How to best dedicate a month to learning piano?
August 5, 2018 3:32 PM   Subscribe

I have a month-long sabbatical coming up, which I am very excited about. One of my goals to learn a bit of piano. Given a month of free time (maybe an hour each day that I can spend practicing), and a decent digital piano in my possession, how should I spend that time? Hiring a teacher and taking lessons? Doing online classes? On YouTube? Just brute forcing my way through Satie? Open to any and all suggestions.

If it helps, I play acoustic guitar but am largely self taught. I know my chords, in other words, but it’s mostly just memorized finger positions — I never learned scales beyond light experimentation. And I’ve never learned to truly read music. Inevitably, I’d like to be able to play slower classical pieces and maybe a bit of rock or jazz.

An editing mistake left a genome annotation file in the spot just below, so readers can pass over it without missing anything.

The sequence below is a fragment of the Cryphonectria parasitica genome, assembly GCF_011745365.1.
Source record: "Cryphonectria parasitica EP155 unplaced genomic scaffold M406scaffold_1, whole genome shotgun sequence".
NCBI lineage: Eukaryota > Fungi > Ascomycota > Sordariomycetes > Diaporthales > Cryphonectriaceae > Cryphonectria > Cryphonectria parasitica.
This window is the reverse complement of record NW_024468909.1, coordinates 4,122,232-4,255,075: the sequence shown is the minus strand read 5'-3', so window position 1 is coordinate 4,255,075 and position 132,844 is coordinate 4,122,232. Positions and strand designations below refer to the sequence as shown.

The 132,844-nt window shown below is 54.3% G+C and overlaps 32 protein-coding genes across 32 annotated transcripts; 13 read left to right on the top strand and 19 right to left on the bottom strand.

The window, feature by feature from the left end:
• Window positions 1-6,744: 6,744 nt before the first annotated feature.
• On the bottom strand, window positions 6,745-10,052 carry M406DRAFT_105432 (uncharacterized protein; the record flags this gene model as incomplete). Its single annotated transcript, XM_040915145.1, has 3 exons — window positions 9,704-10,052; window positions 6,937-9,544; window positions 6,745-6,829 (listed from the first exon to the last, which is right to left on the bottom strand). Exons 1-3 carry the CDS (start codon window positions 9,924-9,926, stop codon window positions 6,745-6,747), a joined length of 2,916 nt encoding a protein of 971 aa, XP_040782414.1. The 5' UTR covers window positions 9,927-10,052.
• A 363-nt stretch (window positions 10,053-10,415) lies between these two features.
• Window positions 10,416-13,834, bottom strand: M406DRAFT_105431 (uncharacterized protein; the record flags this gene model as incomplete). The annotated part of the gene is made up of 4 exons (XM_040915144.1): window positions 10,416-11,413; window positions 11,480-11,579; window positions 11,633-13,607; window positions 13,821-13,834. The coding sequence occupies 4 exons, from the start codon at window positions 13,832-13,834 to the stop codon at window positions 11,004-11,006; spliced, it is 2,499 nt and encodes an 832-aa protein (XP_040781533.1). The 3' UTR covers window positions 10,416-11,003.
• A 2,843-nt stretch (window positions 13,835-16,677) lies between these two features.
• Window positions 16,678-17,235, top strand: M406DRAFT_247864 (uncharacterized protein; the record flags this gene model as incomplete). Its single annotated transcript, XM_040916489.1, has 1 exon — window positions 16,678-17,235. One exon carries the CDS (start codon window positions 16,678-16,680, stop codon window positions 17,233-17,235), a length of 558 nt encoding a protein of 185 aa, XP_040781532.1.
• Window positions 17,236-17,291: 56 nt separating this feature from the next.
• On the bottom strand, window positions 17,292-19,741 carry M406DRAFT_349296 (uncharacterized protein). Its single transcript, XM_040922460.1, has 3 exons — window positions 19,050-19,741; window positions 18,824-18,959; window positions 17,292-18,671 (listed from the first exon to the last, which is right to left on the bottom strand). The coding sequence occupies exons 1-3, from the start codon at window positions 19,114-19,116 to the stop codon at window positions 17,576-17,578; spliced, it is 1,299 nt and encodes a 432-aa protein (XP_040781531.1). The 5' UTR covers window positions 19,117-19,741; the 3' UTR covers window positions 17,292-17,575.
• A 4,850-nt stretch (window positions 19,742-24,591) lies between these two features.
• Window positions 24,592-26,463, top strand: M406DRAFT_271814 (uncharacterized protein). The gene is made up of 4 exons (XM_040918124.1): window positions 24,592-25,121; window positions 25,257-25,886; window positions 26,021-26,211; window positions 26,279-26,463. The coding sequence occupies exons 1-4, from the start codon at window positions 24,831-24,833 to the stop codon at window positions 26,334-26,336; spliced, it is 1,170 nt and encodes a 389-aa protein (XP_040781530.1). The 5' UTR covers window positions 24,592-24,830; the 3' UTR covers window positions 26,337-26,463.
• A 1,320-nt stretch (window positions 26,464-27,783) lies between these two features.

posted by summerteeth to Education (9 answers total) 9 users marked this as a favorite
I recommend you start with a teacher. They can help you with fingering and hand positions which are more difficult to learn on your own. On top of which, they can observe you and correct as you go along as well as answer questions which you would not get if you were learning from youtube or self-teaching. While it's not impossible to self-teach (especially if you already have a musical background) you will likely gain much more in a month's time with a teacher than you otherwise would have gotten alone. If nothing else, the pressure to be prepared for lessons might make you practice a bit more as accountability to another person can sometimes be motivating (but that's true for everyone!).

And if you don't like the lessons, you can quit and continue with a different teacher or on your own.
posted by acidnova at 3:54 PM on August 5, 2018